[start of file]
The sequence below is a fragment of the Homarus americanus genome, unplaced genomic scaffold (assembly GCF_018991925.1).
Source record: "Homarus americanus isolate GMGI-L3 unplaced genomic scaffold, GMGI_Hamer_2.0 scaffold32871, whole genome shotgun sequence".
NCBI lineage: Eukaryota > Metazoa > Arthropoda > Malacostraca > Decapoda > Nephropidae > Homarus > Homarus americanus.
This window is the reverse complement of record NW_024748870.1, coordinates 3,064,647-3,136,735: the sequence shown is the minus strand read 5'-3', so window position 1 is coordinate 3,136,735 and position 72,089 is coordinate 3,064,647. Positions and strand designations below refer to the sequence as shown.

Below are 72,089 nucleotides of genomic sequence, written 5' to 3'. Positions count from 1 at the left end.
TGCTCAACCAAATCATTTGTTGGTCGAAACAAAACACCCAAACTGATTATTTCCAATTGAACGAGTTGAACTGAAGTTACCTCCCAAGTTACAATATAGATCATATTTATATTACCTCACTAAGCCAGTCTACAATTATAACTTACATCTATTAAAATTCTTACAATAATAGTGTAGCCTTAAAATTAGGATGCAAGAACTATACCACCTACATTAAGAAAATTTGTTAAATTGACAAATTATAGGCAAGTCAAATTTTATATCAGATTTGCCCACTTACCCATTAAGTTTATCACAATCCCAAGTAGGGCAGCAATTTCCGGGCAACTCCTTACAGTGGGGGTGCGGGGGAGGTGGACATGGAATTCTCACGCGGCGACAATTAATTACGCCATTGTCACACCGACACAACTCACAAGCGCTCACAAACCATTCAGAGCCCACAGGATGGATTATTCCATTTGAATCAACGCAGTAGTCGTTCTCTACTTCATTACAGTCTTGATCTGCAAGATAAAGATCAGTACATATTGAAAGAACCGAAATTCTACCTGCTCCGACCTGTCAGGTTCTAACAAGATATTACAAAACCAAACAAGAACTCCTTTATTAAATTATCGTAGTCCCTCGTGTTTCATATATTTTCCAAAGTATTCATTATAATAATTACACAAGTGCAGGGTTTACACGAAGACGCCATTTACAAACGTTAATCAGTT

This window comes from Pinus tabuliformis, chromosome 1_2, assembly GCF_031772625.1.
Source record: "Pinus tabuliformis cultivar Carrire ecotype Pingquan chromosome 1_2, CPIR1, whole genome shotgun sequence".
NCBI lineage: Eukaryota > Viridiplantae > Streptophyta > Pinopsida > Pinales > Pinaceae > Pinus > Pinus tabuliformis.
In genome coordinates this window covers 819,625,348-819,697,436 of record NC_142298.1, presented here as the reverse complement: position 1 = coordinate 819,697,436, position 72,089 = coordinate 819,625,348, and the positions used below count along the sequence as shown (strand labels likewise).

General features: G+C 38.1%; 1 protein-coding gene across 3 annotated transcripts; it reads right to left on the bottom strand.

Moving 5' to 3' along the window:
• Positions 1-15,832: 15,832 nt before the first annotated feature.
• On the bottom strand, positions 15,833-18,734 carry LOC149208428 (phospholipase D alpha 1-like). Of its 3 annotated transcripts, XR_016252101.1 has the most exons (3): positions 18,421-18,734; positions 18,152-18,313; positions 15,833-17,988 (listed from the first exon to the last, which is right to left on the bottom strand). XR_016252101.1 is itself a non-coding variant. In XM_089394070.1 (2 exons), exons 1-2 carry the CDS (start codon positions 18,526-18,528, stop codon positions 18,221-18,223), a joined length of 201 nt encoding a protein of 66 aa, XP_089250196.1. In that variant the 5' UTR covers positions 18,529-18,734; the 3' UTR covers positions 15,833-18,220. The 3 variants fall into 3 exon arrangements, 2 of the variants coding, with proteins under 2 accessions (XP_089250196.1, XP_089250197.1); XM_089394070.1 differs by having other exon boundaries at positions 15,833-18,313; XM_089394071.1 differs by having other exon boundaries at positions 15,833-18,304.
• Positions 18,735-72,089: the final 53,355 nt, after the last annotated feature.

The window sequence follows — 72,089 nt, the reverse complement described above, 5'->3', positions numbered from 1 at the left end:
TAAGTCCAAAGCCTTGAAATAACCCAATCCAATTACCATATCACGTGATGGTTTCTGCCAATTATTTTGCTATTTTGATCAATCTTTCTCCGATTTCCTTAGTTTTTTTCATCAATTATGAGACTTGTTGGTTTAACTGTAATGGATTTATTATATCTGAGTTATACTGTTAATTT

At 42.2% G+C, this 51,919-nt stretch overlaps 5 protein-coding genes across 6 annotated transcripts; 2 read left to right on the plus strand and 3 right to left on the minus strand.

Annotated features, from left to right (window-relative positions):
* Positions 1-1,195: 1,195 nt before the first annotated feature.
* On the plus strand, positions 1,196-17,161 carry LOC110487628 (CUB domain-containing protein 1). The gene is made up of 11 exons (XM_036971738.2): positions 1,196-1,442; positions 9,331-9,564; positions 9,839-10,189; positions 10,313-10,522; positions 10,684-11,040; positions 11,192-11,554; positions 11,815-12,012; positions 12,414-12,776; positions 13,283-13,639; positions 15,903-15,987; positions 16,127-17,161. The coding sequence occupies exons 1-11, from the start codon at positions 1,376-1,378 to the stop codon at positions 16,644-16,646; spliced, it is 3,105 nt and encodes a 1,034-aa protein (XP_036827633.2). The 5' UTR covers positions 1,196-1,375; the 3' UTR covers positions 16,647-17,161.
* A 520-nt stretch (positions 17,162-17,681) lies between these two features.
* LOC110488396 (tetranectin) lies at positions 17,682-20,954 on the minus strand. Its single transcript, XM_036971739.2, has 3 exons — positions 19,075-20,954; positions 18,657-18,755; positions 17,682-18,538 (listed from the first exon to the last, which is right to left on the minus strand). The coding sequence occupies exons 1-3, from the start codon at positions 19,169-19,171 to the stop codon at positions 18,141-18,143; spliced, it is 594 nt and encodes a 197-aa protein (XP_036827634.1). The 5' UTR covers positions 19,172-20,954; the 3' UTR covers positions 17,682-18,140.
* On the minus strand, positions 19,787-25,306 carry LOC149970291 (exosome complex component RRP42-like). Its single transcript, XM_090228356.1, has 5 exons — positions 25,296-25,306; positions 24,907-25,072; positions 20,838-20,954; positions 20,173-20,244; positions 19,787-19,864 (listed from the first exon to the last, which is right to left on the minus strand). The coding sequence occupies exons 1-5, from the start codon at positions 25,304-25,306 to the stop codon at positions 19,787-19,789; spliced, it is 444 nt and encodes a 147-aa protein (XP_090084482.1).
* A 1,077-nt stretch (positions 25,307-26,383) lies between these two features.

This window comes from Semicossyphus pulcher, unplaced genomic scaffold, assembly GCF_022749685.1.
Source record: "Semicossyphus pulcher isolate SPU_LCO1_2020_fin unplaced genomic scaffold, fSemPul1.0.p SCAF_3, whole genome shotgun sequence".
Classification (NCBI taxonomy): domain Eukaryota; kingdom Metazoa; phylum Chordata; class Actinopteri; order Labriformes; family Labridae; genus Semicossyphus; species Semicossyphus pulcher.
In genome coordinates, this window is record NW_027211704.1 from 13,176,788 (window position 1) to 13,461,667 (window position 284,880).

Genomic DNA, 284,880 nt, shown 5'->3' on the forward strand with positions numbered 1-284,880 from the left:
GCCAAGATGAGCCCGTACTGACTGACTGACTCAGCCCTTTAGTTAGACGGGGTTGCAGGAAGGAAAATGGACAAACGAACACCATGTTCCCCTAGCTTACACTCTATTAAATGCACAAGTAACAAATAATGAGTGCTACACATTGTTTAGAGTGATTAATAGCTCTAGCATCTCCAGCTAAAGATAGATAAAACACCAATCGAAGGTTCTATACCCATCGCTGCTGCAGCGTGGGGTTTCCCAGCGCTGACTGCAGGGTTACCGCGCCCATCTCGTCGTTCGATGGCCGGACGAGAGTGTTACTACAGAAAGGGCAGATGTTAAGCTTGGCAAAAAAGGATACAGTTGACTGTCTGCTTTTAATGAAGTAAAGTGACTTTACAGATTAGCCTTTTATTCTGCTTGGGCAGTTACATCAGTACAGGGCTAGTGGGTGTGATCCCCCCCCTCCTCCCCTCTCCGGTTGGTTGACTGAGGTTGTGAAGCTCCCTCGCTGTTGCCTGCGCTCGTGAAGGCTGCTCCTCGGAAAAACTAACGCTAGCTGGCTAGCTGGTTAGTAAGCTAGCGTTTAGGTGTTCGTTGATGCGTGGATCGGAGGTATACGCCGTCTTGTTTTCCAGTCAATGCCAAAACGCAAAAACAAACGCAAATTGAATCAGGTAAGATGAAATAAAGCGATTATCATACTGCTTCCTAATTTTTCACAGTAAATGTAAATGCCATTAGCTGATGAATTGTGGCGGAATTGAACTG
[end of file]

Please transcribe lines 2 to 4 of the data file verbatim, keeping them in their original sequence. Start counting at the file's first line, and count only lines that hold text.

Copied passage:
Source record: "Homarus americanus isolate GMGI-L3 unplaced genomic scaffold, GMGI_Hamer_2.0 scaffold32871, whole genome shotgun sequence".
NCBI lineage: Eukaryota > Metazoa > Arthropoda > Malacostraca > Decapoda > Nephropidae > Homarus > Homarus americanus.
This window is the reverse complement of record NW_024748870.1, coordinates 3,064,647-3,136,735: the sequence shown is the minus strand read 5'-3', so window position 1 is coordinate 3,136,735 and position 72,089 is coordinate 3,064,647. Positions and strand designations below refer to the sequence as shown.